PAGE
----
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Tracking Minnesota’s political scene and keeping you up-to-date on those elected to serve you

U.S. Rep. Tim Walz says he's running for governor

U.S. Rep. Tim Walz is running for governor in 2018, the Rochester Post-Bulletin reported early Monday

Walz, a Mankato DFLer representing the First Congressional District, was elected in 2006. DFL powerbrokers have been hoping Walz would run, given his ability to garner votes in greater Minnesota. Walz has been re-elected in tough Democratic years like 2010 but barely squeaked by in 2016 despite facing weak opposition. 

After losing the state Senate in 2016 and falling deeper into the minority in the House, DFLers say much is riding on the 2018 governor's race. 

Walz, a retired high school geography teacher and retired command sergeant major in the Army
National Guard, is also known as an energetic retail politician. Walz won some acclaim among DFLers in 2004 when he was stopped and briefly hassled by Republicans while trying to enter a campaign event for President George W. Bush. Walz defeated longtime GOP Rep. Gil Gutknecht two years later. 

He joins State Auditor Rebecca Otto, Rep. Erin Murphy and St. Paul Mayor Chris Coleman in the DFL race. Others considering a run are U.S. Rep. Rick Nolan, Rep. Paul Thissen and Attorney General Lori Swanson. 

No Republican has announced a run yet, but House Speaker Kurt Daudt, GOP Party Chairman Keith Downey, and Hennepin County Sheriff Rich Stanek are all said to be considering a bid.  

Where Minnesota's delegation stands on GOP health care bill

As the House prepares to vote on repealing the Affordable Care Act, here’s what Minnesota’s federal representatives have been saying about the bill:

Rep. Tim Walz, D-1:

In a statement this week, he criticized the bill for leaving millions without health insurance, cutting care for the most vulnerable and failing to provide relief to many southern Minnesotans, including farmers and small business owners. “To make matters worse, this legislation has the potential to make health insurance even more unaffordable for rural Americans,” he said.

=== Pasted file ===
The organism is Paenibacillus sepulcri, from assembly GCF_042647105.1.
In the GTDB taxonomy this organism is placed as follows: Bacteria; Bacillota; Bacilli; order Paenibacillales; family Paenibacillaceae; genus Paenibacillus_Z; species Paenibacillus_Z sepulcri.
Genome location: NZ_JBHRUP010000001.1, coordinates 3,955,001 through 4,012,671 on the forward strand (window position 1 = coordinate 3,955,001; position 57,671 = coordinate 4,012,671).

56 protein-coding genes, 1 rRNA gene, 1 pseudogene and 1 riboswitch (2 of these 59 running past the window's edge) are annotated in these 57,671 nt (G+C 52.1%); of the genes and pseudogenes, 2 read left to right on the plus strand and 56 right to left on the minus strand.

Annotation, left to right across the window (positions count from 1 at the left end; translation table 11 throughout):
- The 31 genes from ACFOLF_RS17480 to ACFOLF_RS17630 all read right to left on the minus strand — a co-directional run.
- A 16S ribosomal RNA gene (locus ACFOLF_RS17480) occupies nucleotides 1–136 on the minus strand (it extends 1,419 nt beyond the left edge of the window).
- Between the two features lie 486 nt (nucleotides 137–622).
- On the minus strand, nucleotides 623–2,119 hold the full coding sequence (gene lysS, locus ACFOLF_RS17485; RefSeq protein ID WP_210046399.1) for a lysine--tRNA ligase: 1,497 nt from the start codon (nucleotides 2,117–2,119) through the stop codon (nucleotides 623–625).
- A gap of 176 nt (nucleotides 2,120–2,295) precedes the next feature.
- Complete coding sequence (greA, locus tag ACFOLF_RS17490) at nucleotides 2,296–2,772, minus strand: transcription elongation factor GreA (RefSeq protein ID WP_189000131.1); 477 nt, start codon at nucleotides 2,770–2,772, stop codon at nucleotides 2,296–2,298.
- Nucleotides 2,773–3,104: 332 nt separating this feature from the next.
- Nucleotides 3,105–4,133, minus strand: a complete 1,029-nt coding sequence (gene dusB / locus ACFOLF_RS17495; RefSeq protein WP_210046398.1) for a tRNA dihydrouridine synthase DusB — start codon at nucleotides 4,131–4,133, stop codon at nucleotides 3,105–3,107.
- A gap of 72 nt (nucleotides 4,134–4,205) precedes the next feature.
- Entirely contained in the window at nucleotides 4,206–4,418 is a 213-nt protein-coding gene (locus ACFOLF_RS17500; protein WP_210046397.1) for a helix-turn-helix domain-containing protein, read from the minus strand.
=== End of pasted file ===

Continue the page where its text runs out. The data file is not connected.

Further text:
Rep. Jason Lewis, R-2:

He tweeted this week, “Important improvements to the AHCA, including more support for our seniors!” He said in a recent statement that the legislation lowers premiums, gives universal access to quality care and lets the patient choose a plan that works, not one that the government thinks they should have.

Rep. Erik Paulsen, R-3:

He tweeted this week, “The [GOP bill] means patient-centered health care w/ lower costs, more choice for families & individuals in Minnesota & the rest of the country.” He said it provides more support for older Americans, offers tax relief and offers immediate relief from a one-size-fits-all approach to healthcare.

Rep. Betty McCollum, D-4:

“President Trump and Speaker Ryan are rushing because Minnesotans and Americans continue to learn how harmful this bill really is,” she said in a video update this week. She criticized the bill for causing millions to lose their insurance and causing insurance premiums to increase, especially for seniors.

Rep. Keith Ellison, D-5:

He recently tweeted that the GOP healthcare bill would be a disaster for all Americans, but that “women would get hit worst.”  He issued a statement this month saying that President Trump’s support of the bill “leaves no doubt that he is just as bad as Congressional Republicans - harming millions of working Americans in order to pay for tax cuts for the rich.”

Rep. Tom Emmer, R-6:

He supports the bill, though he hasn’t made any statements this week. Two weeks ago, his office sent the Star Tribune a statement saying that he heard stories every day from constituents who are struggling under the Affordable Care Act and that he was reviewing the text of the GOP healthcare plan “because I believe, unlike the lawmakers who passed Obamacare, it is important to know what is in a bill before we vote on it.”

Rep. Collin Peterson, D-7:

He plans to vote no. "After reviewing the legislation, it was clear that it does nothing to address the real problem, which is the skyrocketing cost of premiums and unaffordable deductibles that working families have been facing," he said in a statement. Peterson was the sole Democrat to vote for a repeal of the Affordable Care Act in January 2016, and one of 34 House Democrats to vote against the original legislation in 2010.

Rep. Rick Nolan, D-8: 

He criticized the bill this week for causing 24 million people to lose their healthcare if enacted, while giving billions in tax cuts to the richest Americans. "Some pundits have described it as one of the biggest transfers of wealth and travesties perpetuated on the American people in American history," he said.